Plans for the project include a new 40-car parking lot, creating trail loops, but also adding picnic tables and benches providing for day use opportunities. The design incorporates the rock from the original overlook and includes a section of accessible interpretive trail.
Heidi Van Everen, executive director of WLP, says folks who have lived here a long time remember the overlook.
“We want to bring it back to life and we think it’s going to be hugely popular,” she said. “We want to create a really great asset with amazing views. It has an open feeling where your kids can run along the loops of the trail and you can see them. It’s a neat experience that we don’t have elsewhere.”
WLP expects to break ground at Holbrook this month, and the trail and amenities are expected to be ready in 2022.
Private donations for the Holbrook project have come from Paul and Wendy Faganel and Rick and Sue Williams. Grants have also come in the form of $75,000 from the Montana Recreational Trails Program, $25,000 from the National Forest Foundation’s Summer of Trails Grant, $10,000 from Flathead County Resource Advisory Council and $10,000 from the U.S. National Forest 10-Year Trails Stewardship Challenge.
Funds are still needed for the project, and WLP will be raising funds during the Great Fish Challenge with the Whitefish Community Foundation this summer.
The last major trail section WLP completed was in 2018 in Haskill Basin with the Reservoir and Big Mountain trailheads. The first section of the Whitefish Trail opened in 2010 at Lion Mountain.
The Holbrook Overlook has been designed to stand on its own, but also eventually to serve as a starting point for longer hikes on the trail to Hellroaring Basin and to Smith Lake.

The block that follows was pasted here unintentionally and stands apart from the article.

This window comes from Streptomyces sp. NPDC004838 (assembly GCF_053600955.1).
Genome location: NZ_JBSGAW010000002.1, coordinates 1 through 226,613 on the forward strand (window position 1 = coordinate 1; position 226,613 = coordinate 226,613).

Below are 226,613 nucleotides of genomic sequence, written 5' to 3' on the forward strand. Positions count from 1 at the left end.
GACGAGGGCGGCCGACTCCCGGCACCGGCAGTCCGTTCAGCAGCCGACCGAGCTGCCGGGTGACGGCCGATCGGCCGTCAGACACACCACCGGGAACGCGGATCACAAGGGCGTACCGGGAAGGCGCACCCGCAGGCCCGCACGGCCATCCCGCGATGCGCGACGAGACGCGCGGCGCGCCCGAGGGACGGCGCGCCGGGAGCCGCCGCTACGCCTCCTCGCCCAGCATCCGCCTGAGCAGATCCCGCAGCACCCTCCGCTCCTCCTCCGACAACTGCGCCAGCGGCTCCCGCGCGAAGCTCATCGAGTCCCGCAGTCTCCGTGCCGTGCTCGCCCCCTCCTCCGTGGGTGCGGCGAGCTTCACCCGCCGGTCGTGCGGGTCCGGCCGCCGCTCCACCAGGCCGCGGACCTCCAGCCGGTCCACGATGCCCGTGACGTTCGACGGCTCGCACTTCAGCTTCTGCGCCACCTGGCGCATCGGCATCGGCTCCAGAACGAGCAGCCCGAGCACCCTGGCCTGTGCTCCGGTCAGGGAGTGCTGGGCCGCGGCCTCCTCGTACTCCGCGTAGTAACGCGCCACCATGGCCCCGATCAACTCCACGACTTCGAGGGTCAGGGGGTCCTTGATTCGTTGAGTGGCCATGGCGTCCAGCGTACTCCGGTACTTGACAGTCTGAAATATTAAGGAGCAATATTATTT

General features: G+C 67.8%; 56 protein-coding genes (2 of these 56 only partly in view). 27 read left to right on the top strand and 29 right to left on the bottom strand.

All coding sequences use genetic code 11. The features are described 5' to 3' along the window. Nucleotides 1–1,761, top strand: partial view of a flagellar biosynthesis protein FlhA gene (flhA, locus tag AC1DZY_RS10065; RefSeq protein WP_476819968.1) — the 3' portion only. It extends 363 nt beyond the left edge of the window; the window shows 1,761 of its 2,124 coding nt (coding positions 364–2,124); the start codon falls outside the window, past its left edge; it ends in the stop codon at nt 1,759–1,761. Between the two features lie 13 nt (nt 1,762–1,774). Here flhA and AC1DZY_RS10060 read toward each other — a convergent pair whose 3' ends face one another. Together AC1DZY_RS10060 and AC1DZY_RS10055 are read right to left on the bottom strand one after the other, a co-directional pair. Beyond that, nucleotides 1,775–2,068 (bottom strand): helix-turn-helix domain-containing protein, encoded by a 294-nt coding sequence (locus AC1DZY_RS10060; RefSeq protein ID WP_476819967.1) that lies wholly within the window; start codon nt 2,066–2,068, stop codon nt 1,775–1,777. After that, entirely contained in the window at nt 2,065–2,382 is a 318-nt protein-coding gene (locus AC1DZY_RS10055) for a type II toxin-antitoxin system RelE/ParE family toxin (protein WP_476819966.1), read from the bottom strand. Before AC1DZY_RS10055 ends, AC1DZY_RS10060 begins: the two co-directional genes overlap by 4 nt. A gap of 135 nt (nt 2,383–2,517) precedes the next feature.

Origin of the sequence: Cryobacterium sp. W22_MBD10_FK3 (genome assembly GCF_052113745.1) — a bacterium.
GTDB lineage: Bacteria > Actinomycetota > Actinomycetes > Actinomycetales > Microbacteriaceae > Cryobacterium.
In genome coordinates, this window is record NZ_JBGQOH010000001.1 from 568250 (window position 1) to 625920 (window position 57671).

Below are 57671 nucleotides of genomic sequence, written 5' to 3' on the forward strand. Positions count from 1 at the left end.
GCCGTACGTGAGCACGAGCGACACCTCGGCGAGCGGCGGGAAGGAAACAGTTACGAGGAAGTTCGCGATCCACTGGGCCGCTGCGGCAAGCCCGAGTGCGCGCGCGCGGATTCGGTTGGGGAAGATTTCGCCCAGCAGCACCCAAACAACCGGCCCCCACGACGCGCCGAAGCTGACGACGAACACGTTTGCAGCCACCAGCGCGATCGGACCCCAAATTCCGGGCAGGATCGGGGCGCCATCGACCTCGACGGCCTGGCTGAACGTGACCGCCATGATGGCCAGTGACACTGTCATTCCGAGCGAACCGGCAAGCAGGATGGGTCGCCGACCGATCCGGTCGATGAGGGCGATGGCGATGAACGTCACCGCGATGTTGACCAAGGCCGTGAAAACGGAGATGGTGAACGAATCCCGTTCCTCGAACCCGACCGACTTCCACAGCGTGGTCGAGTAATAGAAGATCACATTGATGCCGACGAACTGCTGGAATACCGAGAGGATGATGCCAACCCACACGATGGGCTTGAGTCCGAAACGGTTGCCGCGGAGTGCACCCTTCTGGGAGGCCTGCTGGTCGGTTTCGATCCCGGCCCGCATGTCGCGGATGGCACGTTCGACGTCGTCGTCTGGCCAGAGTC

WLP continues to plan for other conservation and recreation efforts, including continuing to work on the proposed 480 acres of conservation at Smith Lake and a permanent easement for the trail.
The Whitefish Trail contains 43 miles of trail accessed through 14 trailheads, but WLP continues to work on the goal to Close the Loop by creating a 55-mile recreational loop around the greater Whitefish area. While also planning for future trail maintenance, WLP continues has set goal of completing the loop by 2030.
For more information, visit https://www.whitefishlegacy.org/
History of Holbrook
The Flathead National Forest developed the Holbrook Overlook in the late 1970s as a picnic area and scenic overlook. It was previously private land but became part of the Flathead Forest through a land exchange.
The overlook was dedicated in memory of James Leroy Holbrook, according to a history of the site compiled by Becky Smith-Powell.
James Holbrook died in a car accident in 1967 at the age of 35. He moved to Whitefish in 1961 with his wife Diane and son, and they lived in a home on Big Mountain where he was a ski instructor and examiner for Northern Rocky Mountain Ski Association. He also worked at the Whitefish Lake Golf Club during the summer season.
A memorial fund was set up through the Whitefish Ski Club in his memory with donations collected to fund the overlook.
The overlook made an appearance in the 1993 family film “Beethoven 2nd.” The movie was filmed in and around the Flathead Valley including at the overlook site and locations in Glacier National Park.